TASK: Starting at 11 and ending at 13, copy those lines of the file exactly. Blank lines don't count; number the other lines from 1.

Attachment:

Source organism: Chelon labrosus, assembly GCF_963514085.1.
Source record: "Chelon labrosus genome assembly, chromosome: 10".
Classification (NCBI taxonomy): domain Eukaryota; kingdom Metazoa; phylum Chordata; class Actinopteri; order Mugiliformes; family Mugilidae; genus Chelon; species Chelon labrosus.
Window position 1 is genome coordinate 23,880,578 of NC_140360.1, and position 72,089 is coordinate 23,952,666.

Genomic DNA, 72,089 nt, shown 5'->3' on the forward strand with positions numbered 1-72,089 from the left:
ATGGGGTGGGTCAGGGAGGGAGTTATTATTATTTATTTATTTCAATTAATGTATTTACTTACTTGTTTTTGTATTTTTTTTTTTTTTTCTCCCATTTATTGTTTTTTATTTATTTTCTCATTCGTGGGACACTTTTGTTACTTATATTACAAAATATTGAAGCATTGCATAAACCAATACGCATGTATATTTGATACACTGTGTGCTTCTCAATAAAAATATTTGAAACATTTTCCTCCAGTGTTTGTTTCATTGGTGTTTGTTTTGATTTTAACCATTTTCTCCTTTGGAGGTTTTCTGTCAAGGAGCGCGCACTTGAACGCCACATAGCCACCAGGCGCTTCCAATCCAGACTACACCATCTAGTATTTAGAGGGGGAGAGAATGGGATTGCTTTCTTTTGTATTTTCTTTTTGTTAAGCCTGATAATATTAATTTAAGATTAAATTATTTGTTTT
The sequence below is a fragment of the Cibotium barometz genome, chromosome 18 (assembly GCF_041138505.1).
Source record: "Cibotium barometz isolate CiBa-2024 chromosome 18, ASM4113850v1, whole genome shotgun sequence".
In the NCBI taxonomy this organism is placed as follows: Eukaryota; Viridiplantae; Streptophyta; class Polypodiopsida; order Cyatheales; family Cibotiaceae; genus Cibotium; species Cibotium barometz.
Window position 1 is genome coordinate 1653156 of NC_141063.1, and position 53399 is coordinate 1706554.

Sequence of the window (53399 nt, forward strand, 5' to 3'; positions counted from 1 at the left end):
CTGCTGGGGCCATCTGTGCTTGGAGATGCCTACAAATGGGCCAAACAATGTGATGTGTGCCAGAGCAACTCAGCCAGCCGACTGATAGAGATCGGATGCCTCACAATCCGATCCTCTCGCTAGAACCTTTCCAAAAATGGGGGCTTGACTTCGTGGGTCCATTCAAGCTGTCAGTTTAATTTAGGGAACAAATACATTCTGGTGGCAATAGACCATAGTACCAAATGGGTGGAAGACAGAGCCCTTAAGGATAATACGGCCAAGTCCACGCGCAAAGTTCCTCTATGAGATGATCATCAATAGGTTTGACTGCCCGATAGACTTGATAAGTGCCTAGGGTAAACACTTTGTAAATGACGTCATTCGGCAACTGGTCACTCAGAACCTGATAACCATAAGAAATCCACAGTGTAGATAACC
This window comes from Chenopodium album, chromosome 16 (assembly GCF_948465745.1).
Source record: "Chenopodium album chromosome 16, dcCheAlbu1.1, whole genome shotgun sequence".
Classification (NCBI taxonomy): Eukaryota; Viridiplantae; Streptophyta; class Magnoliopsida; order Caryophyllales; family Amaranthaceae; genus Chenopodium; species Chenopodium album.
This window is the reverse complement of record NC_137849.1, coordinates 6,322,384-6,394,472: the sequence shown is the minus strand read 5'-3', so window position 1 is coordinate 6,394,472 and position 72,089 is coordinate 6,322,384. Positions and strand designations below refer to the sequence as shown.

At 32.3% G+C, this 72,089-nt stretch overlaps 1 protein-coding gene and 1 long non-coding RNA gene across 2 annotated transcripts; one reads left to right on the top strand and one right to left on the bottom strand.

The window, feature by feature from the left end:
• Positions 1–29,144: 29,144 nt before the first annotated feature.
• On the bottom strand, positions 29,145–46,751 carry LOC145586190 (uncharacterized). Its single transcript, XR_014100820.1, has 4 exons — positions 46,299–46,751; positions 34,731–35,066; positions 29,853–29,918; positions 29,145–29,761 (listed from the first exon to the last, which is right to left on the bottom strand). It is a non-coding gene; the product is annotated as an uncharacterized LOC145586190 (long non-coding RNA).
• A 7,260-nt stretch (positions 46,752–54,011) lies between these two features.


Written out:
Sequence of the window (53399 nt, forward strand, 5' to 3'; positions counted from 1 at the left end):
CTGCTGGGGCCATCTGTGCTTGGAGATGCCTACAAATGGGCCAAACAATGTGATGTGTGCCAGAGCAACTCAGCCAGCCGACTGATAGAGATCGGATGCCTCACAATCCGATCCTCTCGCTAGAACCTTTCCAAAAATGGGGGCTTGACTTCGTGGGTCCATTCAAGCTGTCAGTTTAATTTAGGGAACAAATACATTCTGGTGGCAATAGACCATAGTACCAAATGGGTGGAAGACAGAGCCCTTAAGGATAATACGGCCAAGTCCACGCGCAAAGTTCCTCTATGAGATGATCATCAATAGGTTTGACTGCCCGATAGACTTGATAAGTGCCTAGGGTAAACACTTTGTAAATGACGTCATTCGGCAACTGGTCACTCAGAACCTGATAACCATAAGAAATCCACAGTGTAGATAACC
This window comes from Chenopodium album, chromosome 16 (assembly GCF_948465745.1).